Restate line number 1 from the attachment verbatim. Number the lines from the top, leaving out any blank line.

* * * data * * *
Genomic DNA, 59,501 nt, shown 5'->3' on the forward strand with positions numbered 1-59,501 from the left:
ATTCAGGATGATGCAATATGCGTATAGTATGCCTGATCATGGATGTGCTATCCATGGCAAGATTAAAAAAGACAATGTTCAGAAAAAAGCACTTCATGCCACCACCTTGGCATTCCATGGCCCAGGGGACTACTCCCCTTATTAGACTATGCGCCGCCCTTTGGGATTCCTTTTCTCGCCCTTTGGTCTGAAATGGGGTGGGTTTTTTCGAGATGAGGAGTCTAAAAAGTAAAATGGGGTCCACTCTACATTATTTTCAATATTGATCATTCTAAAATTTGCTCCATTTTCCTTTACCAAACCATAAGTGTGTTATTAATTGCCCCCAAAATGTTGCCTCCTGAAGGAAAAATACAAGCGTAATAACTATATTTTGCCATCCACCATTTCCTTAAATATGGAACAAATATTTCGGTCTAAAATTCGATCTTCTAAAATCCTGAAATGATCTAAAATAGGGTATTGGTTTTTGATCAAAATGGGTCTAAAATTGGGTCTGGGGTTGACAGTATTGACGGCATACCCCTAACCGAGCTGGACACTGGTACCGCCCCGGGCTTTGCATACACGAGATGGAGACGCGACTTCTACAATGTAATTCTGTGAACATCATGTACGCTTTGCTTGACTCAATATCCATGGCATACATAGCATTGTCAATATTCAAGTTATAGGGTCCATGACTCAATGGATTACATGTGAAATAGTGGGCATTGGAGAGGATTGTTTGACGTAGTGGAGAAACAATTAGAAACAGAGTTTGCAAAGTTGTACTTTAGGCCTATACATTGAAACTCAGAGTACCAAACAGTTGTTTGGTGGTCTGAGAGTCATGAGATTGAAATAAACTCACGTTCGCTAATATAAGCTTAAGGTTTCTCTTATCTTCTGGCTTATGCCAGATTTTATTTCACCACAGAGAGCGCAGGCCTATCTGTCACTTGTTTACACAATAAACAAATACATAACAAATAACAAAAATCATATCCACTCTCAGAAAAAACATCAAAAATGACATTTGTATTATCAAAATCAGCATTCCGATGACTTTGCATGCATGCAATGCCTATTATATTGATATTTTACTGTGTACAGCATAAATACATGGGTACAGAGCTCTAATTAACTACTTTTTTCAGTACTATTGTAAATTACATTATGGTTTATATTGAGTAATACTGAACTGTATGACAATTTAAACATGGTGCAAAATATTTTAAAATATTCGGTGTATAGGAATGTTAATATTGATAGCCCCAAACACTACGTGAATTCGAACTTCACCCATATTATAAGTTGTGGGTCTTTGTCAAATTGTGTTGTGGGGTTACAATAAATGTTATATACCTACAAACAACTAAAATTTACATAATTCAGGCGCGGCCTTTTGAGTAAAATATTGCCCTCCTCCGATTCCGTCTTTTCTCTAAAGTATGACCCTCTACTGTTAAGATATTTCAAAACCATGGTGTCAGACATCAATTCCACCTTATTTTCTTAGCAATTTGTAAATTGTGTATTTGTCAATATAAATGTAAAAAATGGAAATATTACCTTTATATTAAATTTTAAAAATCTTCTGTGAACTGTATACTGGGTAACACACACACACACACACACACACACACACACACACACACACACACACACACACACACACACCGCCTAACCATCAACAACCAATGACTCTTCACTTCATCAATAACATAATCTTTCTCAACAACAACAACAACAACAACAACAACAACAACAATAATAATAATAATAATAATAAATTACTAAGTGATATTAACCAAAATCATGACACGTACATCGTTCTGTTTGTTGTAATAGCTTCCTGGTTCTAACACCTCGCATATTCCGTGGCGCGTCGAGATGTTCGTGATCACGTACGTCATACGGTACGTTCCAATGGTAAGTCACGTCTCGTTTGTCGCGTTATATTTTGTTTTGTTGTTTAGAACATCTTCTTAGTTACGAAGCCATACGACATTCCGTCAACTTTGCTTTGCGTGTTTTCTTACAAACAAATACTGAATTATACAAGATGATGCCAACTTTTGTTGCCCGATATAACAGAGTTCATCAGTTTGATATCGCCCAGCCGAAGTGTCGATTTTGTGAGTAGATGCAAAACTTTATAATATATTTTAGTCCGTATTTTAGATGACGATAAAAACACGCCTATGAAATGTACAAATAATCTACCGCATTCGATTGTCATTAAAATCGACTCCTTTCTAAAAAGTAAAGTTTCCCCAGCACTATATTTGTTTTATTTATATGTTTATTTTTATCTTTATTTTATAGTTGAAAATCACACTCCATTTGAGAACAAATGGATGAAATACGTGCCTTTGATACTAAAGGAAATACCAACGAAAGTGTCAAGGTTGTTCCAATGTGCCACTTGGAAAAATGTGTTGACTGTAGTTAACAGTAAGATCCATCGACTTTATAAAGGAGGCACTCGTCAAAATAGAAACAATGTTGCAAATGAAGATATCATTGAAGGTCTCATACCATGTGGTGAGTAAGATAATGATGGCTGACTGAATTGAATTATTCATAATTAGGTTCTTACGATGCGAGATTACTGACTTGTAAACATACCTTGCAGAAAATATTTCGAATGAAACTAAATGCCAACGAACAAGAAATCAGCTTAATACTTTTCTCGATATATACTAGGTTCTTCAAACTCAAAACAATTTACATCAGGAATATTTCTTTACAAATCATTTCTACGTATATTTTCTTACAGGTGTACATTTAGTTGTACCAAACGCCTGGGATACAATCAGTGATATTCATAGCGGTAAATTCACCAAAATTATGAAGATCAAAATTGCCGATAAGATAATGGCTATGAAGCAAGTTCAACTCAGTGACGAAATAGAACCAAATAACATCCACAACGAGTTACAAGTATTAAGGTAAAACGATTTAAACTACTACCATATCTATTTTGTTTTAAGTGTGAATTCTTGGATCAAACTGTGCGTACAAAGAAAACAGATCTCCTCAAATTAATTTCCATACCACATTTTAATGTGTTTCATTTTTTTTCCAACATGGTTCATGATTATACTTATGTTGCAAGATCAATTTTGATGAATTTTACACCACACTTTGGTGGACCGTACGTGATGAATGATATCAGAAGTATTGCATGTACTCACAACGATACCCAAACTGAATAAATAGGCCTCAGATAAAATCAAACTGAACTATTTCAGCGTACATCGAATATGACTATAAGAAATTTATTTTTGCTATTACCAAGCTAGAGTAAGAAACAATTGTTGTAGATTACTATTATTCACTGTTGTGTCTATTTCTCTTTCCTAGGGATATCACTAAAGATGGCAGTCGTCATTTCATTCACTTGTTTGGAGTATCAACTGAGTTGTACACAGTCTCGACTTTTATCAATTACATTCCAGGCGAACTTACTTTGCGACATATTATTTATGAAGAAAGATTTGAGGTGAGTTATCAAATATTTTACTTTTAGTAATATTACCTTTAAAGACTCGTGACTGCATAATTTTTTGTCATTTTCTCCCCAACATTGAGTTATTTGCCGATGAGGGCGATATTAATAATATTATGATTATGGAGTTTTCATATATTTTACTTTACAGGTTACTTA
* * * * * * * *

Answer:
Genomic DNA, 59,501 nt, shown 5'->3' on the forward strand with positions numbered 1-59,501 from the left: